I have read a few times about people reciting the shema before dying.
what is the reason for this and does it have any basis in halacha.
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Rabbi Akiva patiently endured while his flesh was being torn with iron combs, and died reciting the Shema. He pronounced the last word of the sentence, Eḥad ("one") with his last breath (Talmud Berachot 61b). Since then, it has been traditional for Jews to say the Shema as their last words.
It doesn't state that this is the basis for the custom, but, it certainly would lend support to the custom. If you read the story in Brachot, Rabbi Akivah cites the words בכל נפשך - "With all your soul" and the Gemarah, there, explains "even if your soul is about to be taken", you should love G-d.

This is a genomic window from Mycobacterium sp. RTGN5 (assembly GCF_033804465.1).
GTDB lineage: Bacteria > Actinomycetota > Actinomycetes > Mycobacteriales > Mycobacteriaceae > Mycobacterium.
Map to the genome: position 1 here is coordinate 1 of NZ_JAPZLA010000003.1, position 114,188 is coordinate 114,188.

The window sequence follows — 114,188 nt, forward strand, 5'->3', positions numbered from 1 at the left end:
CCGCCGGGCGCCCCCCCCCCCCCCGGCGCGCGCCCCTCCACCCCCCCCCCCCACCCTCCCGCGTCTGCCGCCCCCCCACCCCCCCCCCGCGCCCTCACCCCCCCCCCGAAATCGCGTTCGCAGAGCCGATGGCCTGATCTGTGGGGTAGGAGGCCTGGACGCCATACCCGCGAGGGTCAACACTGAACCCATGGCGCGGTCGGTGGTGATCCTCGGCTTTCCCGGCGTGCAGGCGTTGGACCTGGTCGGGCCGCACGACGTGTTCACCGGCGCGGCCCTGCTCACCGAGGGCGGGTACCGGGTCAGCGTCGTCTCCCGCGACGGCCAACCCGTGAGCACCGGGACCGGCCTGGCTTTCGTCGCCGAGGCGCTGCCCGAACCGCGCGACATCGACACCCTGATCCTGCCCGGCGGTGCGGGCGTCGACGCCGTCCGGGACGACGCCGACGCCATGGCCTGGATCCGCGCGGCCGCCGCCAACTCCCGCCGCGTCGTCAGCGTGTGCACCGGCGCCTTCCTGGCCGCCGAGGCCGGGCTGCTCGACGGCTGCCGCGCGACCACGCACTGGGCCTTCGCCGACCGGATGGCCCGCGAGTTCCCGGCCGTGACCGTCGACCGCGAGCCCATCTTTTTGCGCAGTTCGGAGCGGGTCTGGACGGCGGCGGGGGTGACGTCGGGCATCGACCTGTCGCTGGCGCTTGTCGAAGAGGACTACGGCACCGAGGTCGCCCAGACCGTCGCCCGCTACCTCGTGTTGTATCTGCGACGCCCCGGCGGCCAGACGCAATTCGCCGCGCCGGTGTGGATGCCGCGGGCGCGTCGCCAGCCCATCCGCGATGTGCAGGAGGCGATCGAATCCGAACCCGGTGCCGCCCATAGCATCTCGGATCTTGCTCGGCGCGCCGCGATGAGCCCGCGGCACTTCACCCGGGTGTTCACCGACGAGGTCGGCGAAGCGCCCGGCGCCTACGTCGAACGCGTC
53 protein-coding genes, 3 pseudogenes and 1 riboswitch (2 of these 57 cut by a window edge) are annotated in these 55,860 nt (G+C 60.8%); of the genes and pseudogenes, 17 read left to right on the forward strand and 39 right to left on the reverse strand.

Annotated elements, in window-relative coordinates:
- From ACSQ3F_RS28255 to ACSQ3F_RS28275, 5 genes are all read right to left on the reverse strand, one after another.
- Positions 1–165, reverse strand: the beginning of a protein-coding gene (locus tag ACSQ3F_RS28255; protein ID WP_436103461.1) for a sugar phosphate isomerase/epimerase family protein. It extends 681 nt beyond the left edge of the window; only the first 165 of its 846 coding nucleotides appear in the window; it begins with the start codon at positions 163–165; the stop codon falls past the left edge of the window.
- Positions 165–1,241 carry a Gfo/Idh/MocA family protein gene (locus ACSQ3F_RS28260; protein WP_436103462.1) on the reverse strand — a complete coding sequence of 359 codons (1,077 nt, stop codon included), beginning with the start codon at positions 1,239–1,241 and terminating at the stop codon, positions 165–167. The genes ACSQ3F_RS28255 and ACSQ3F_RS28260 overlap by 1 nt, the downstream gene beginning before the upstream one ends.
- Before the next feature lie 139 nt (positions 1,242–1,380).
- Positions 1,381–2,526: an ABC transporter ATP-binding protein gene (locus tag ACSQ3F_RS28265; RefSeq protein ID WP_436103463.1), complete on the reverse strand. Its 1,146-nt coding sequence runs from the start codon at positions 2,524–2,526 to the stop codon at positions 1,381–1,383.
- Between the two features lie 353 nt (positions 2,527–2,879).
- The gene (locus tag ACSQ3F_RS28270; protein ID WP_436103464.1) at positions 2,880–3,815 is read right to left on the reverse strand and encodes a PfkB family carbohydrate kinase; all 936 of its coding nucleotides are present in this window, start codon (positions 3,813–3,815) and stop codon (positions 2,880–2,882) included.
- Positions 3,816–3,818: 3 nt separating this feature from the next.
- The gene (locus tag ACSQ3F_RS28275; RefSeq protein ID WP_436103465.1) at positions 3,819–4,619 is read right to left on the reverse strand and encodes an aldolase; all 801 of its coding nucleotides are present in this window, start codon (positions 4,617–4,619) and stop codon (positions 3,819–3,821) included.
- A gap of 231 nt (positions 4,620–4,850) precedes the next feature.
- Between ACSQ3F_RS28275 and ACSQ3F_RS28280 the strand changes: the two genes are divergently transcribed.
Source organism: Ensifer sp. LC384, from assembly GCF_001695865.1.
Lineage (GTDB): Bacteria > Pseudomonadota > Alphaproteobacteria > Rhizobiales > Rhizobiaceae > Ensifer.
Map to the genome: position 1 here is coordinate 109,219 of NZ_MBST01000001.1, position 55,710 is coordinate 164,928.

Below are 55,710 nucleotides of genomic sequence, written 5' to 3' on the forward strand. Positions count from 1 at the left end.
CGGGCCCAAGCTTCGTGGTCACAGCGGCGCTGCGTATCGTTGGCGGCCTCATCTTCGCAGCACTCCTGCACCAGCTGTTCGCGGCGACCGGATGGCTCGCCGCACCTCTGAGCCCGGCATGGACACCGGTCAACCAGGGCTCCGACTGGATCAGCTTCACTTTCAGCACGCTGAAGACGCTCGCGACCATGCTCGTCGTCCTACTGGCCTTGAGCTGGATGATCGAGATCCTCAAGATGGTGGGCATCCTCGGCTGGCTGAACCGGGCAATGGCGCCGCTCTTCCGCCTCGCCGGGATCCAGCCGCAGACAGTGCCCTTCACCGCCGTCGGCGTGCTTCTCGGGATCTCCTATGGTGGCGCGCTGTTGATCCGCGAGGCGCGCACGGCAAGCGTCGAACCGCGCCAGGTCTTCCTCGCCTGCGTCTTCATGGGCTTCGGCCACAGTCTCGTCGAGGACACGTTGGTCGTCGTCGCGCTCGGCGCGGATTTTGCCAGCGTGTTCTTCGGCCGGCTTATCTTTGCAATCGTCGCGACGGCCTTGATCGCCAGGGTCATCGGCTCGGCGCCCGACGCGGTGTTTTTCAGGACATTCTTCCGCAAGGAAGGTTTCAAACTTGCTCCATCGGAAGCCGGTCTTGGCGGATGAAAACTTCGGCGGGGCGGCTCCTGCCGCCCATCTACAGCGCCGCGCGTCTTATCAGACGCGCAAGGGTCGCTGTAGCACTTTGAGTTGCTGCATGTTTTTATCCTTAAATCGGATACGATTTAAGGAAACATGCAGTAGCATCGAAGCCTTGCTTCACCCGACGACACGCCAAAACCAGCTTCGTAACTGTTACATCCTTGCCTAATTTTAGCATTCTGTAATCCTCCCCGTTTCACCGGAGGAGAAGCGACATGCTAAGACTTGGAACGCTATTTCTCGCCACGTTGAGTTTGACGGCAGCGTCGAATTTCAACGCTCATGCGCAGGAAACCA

IMO, this seems to lend strong support for the reason of reciting Shema just prior to death. I don't know if it is customary to recite the paragraph "Ve'ahavta". But, from the story with Rav Akiva, it says that he was killed at the time of reciting Kri'at Shema, so, had it not been for the fact that he died "too soon", for all we know, he may have reached that verse.
Basis is the death of Yaakov described in Pesachim 56a although over there his kids said Shema and he said Baruch Shem.